THERE’S A LITANY of investment sins. But one may top them all. I’m guessing it’s one you haven’t given much thought to. Until recently, neither did I. The cardinal investment sin: selling your winners too soon.
From 1926 to 2016, more than half of all U.S. stocks—57.4% to be exact—returned less than one-month Treasury bills. In other words, you were better off putting your money into risk-free T-bills than owning these stocks. In fact, more than half of common stocks delivered negative total returns. These stats come from an academic paper by finance professor Hendrik Bessembinder.
Now here’s the real kicker: Bessembinder found that the best-performing shares, a mere 4% of all stocks, were responsible for the stock market’s entire gain over and above T-bills. The remaining 96% of companies collectively generated returns that simply matched one-month T-bills. These findings have profound implications for investors.
If just 4% of stocks—we’ll call them the winners—account for the lion’s share of stock market returns, you had better own them or you’re doomed to underperform the market. If you invest in total market index funds, you will own these winners by default. On the other hand, if you’re picking individual stocks, your odds aren’t great.
But let’s say you’re really smart (or lucky) and happen to pick a fair share of the winners. You face another big hurdle. You must hold on to your winners and not sell them prematurely. Unfortunately, this is easier said than done. Most investors display a strong tendency to sell their winners and ride their losers. This has been termed the disposition effect, first described by behavioral economists Hersh Shefrin and Meir Statman.
The disposition effect can be explained by mental accounting and loss aversion. When an investor buys a stock, a mental account is subconsciously created. The initial investment or cost basis is recorded in this account. If the position is subsequently sold for less than its cost basis, the mental account is closed at a loss. Since losses are painful—particularly to our egos—investors do everything in their power to avoid this from happening, hence the tendency for investors to cling to their losers and even double down on them.
Mental accounting also explains why investors are so quick to sell their winners. Selling a position for a gain closes the mental account in the black. This feels good and strokes the investor’s ego. It also serves as a salve for the pain caused by the losers in the portfolio. Prospect theory says that investors weigh losses more heavily than equal-sized gains. That means the mental anguish from a $1,000 loss must be counterbalanced by gains far in excess of $1,000, thus serving as further impetus for selling winners.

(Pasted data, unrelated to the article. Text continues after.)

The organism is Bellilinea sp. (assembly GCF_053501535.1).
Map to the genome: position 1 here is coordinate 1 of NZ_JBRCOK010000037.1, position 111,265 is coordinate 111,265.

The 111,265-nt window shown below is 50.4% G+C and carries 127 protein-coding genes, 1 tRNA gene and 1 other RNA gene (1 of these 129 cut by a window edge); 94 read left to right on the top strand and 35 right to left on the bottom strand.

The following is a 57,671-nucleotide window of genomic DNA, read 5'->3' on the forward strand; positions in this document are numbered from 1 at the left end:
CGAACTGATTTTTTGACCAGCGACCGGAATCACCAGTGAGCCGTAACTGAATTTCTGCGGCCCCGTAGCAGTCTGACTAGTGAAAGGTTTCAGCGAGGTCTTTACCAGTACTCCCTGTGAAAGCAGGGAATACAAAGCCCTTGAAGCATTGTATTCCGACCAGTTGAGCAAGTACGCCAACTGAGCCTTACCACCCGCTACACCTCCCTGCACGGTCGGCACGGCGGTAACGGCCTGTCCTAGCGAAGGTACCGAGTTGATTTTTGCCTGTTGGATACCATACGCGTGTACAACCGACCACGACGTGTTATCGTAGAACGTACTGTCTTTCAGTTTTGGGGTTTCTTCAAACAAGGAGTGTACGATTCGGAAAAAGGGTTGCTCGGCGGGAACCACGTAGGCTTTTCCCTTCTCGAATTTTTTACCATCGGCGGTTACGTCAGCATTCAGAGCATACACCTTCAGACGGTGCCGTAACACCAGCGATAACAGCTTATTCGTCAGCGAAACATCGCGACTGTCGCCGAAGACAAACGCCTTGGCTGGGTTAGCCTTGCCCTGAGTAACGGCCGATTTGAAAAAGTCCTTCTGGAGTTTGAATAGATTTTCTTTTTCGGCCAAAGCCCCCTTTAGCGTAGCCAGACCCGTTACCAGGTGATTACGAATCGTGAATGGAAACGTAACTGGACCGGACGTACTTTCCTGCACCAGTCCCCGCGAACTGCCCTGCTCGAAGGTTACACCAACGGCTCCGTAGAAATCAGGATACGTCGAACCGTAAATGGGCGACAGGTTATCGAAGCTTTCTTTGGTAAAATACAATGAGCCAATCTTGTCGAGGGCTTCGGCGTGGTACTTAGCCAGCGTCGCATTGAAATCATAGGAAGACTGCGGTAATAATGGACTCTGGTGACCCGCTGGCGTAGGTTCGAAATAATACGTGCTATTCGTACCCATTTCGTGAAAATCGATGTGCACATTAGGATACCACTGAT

From a tax standpoint, the disposition effect is an anomaly that shouldn’t exist. After all, our tax code rewards us for taking capital losses and penalizes our capital gains. Despite these incentives, the disposition effect is alive and well. It appears that investors are willing to pay a heavy tax to preserve their self-esteem.
Taxes aside, consider the enormous damage done to a portfolio by selling winners too early. As demonstrated in Bessembinder’s paper, strip out the big winners from a portfolio and you are left with middling returns that are on par with T-bills. Why are the winners so vital to a portfolio? Because of the inherent asymmetry between losers and winners.
A losing stock has limited downside. At worst, it can go to zero. In fact, in Bessembinder’s study, a 100% loss was the single most frequent outcome for individual stocks over their lifetime. On the other hand, winners had virtually unlimited upside.
If you talk to seasoned investors, most will confess they struggle far more with the sell decision than the buy one. A recent study of institutional investors confirms this striking discrepancy. While the authors found clear evidence of skill in buying, selling decisions underperformed badly. In fact, they were worse than random selling strategies.
Given the data from Bessembinder’s paper and the behavioral biases plaguing the sell decision, perhaps the best strategy is the one espoused by Warren Buffett: “When we own portions of outstanding businesses with outstanding managements, our favorite holding period is forever. We are just the opposite of those who hurry to sell and book profits when companies perform well but who tenaciously hang on to businesses that disappoint. [Celebrated fund manager] Peter Lynch aptly likens such behavior to cutting the flowers and watering the weeds.”
The greatest investing sin may also explain why active managers find it so hard to beat mindless index funds. Notwithstanding lower fees, cap-weighted index funds have fundamental advantages over their actively managed brethren. As alluded to earlier, a total market index fund by definition will own all the winners. More important, it lets them ride. The manager of an index fund won’t be tempted to sell the winners, nor does he have an ego to preserve.
What’s my advice to active managers and stock pickers? As much as possible, ignore your cost basis and focus on the fundamentals. Remember that the market is right most of the time, so let your losers go and enjoy the tax loss harvest. Most important, fight the urge to cash in on your winners with every fiber of your being.
John Lim is a physician and author of “How to Raise Your Child’s Financial IQ,” which is available as both a free PDF and a Kindle edition. Follow John on Twitter @JohnTLim and check out his earlier articles.